Stacks of cash, estimated to be about $10,000, were found in a locked banker’s bag, while another stash of money in a drawstring bag estimated at a couple thousand dollars was seized, investigators said. Also confiscated were about 1.3 ounces of suspected crack cocaine and a tan-colored Glock 9-mm with an extended magazine, records show. There also were two camera monitors and a tablet in the bedroom as part of the security protection system used by the two Hartford suspects, the ATF said.
The Vermont Drug Task Force and the ATF from Connecticut and Vermont have been investigating the group and the apartment house in recent weeks and were part of the 6 a.m. raid, officials said.
The Linden Street investigation is unrelated to a Brattleboro Police raid the same day on Elliot Street that also netted five defendants, including two more reported dealers from Hartford, Conn., court records show.
As special agents from the ATF entered the front of the Linden Street apartment house Thursday morning, state troopers on the rear perimeter intercepted Rios as he was fleeing from the basement, records show. The ATF said special agents were on the side of the house soon spotted Lopez sitting outside on some nearby stairs and believe he also fled out the basement. Both were taken into custody for officer safety, the ATF said.
Hartford-based ATF Special Agent Daniel Prather, who has investigated street gangs with a national presence and with locally based groups, said the investigation and interviews uncovered a lot about the local drug business. Prather’s sworn affidavit said:
White had leased the apartment for about two years and lived there except for a short period when he was getting substance abuse treatment. White agreed to allow his two friends Roy and Morgan to move into the one-bedroom apartment.
White reported that about the same time Roy and Morgan moved in, Lopez, who he called “Joey” and Rios, who he called “Savage,” also moved into the apartment. The residents reported Lopez and Rios got the bedroom, White slept on the couch and Roy and Morgan had a blow-up mattress.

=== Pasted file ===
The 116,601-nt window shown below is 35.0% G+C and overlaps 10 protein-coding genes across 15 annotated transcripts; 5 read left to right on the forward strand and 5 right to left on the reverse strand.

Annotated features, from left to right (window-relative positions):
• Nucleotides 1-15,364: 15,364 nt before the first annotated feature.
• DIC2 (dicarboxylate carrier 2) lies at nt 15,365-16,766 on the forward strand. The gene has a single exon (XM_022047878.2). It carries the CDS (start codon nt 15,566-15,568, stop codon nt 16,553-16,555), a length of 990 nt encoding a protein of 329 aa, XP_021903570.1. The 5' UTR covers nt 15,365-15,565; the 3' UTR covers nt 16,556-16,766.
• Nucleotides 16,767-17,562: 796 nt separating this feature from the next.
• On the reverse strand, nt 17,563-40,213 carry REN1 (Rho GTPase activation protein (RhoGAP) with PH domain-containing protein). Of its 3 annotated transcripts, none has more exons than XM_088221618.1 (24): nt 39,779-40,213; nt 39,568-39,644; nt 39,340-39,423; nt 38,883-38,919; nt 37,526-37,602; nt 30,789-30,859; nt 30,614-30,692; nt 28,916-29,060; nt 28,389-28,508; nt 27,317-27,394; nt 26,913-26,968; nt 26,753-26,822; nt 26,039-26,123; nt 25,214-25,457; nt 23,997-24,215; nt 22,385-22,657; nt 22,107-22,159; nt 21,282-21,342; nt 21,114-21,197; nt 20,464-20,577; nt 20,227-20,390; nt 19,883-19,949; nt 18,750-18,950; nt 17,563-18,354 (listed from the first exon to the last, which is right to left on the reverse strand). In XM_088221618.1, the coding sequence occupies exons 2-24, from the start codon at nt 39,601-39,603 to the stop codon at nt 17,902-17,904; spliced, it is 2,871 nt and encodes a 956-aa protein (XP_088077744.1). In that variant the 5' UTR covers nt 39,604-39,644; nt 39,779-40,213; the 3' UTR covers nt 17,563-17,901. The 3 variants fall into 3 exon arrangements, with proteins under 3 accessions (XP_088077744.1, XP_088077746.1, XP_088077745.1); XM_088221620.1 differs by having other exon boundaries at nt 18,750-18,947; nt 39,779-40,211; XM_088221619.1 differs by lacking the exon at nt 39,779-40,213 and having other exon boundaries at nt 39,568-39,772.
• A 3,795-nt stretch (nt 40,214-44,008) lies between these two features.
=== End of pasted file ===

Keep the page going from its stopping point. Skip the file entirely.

Neither Lopez or Rios had left the residence for more than a day or two in the previous month, White had maintained, Prather said.
Lopez and Rios had both provided heroin and crack cocaine to White on a regular basis in exchange for being allowed to stay at his residence, the ATF said. White estimated both Lopez and Rios had each provided him with both heroin and crack cocaine at least 10 to 20 times in the prior month, the ATF said.
White also reported both Hartford teens had displayed a gun at various times, often wearing it in their waistbands, the ATF said.
The investigation uncovered that the two out-of-state teenagers would recruit some Brattleboro area residents to be part of the drug business to “work the door” at the apartment, the ATF said in court papers.
The investigation showed — and Roy and White confirmed — drug buyers would come to the apartment in search of illegal drugs, the ATF said. Roy and Morgan mostly, but sometimes White would answer the door, take down the drug orders from prospective customers, go to either Lopez or Rios with the request and they would weigh the drugs on a scale, the court affidavit said. Lopez or Rios would secure the drugs and either turn them over to the buyer personally or provide them to Roy or Morgan to complete the sale, court records show.
The confidential informants indicated Lopez and Rios always had a firearm in their possession or somewhere in their immediate vicinity during the drug sales, the ATF said.